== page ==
Skip to content


Modularisation in JMeter

The key to all good automation is modularisation which is effectively isolating small chunks of your application under test into separate tests and then re-using these smaller chunks in your larger, more complicated tests. Example of good candidates for modularisation are logon and logoff as well as any other high-volume journeys through your application such as search functionality.

The rationale for this approach is that if these high volume common functional activities change you only need to make the update in a single test rather than in multiple tests. If your business functionality is only used once in a single script rather than many scripts it makes no sense to modularise it but if it is used twice, or more, then it should be considered.

Sample JMX files for this tutorial are available for download:

Load Profiles in Performance Testing

When we think of performance testing we normally think of thousands of requests with thousands of users generating huge volumes on our application under test or increasing the load until the application under test fails or runs out of resources.

This is not a good approach when determining load for your performance tests for several reasons and can in some cases render your performance testing meaningless.

This post will outline some of the pitfalls that are commonly made when it comes to generating load and will look at ways to suggest improvements to your approach to load profiles.

Using custom JAR files in JMeter

JMeter has many plug-ins and downloadable JAR Files you can use to support your testing, it is also possible to write your own custom Jar files and use these as well.

Why would you want to do that, you may say, well whilst it is unlikely that you would need to create anything too complicated.

You may feel the need to create utilities to support your own in-house performance testing or just something to make your testing process easier.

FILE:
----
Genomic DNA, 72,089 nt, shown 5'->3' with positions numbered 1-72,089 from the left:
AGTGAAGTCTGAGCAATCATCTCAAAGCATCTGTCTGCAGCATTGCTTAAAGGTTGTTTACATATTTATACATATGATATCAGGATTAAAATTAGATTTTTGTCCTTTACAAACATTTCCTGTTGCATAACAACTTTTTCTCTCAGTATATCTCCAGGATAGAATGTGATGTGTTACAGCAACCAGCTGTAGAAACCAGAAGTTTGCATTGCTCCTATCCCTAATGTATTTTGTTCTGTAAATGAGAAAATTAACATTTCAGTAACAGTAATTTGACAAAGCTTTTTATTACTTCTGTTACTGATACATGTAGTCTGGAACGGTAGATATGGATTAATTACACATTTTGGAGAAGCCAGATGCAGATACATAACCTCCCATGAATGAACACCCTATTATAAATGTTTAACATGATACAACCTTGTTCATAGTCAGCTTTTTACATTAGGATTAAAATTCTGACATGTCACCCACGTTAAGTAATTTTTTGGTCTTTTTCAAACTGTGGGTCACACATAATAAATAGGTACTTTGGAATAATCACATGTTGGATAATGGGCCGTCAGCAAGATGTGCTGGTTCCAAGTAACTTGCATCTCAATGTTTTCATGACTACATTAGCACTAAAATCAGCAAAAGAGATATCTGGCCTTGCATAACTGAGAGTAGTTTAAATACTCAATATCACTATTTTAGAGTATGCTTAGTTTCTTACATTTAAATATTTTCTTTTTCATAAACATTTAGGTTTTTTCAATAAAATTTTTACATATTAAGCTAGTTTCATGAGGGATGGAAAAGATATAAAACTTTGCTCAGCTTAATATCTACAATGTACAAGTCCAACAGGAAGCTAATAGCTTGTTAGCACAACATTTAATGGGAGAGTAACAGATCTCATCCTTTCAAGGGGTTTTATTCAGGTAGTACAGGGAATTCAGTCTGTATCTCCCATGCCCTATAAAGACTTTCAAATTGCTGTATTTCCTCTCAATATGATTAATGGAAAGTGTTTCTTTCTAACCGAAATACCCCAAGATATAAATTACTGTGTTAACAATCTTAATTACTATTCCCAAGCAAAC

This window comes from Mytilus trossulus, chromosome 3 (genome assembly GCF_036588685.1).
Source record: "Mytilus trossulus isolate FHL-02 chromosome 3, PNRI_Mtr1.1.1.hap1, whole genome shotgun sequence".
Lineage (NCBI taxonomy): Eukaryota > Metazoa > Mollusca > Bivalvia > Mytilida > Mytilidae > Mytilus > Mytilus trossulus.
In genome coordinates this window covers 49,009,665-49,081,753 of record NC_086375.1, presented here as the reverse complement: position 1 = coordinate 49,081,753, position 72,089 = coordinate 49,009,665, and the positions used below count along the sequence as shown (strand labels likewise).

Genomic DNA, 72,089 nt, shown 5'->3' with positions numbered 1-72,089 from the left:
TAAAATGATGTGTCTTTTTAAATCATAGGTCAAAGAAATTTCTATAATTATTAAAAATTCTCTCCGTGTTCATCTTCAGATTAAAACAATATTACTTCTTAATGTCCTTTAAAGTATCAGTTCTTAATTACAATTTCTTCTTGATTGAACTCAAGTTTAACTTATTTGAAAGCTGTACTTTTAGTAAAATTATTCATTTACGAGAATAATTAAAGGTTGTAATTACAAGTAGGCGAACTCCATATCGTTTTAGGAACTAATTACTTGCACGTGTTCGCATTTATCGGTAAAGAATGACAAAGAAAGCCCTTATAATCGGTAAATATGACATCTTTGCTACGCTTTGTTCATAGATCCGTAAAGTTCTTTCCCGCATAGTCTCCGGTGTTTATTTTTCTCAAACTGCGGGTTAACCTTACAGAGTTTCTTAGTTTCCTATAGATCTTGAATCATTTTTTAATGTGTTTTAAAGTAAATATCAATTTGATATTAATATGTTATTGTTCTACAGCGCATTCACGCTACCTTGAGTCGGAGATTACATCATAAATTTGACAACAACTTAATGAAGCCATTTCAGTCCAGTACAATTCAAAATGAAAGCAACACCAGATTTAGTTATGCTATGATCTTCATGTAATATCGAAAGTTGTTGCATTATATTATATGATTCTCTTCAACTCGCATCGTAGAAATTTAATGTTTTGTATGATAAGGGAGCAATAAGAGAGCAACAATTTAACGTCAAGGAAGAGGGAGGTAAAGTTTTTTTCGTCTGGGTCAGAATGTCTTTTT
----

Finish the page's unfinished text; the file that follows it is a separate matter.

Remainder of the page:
We could easily write a custom Jar file to push the results of test run to any reporting tools your organisation uses, if they expose their API's, at the end of the test execution cycle.

Alternatively, you could write something that sends your results to a mail server or web server for the purposes of results distribution.

For the purposes of this post lets imagine a situation where your company has a dashboard technology that displays the status of development builds or testing progress through a series of APIs, there are many examples of these type of status boards and they are common in many technology departments.

And let’s write a JAR file to output our JMeter test results in the form of JSON which can be sent to this imaginary endpoint we will then use the Custom Class we create in a JMeter test script.

Let’s get started!

Asynchronous API Performance Testing with JMeter

The principles behind performance testing API’s does not differ from the principles behind the performance testing of any application.

Many API’s however are Asynchronous and a valid response from the API does not necessarily mean the transaction is complete which can cause a problem when measuring the performance of API’s.

There are however ways around this and we will explore these in this post.

Sample JMX and DB files for this blog post are available for download:

Simple Way to Create Complex JMeter Scenarios

Creating complex performance testing scenarios in JMeter can be a complicated but necessary problem you will encounter as you build tests to mirror real user behaviour in your testing.

There are many add-ins that can support you in the creation of these scenarios. Which is good if they do what you want them to do. But if you want the flexibility to build tests without the limitations of 3rd party add-ins then there are several techniques you can use which come with the standard JMeter install.

All you require is a bit of imagination, a basic understanding of Groovy and the JMeter Switch Controller.

The resulting JMX script can be downloaded here.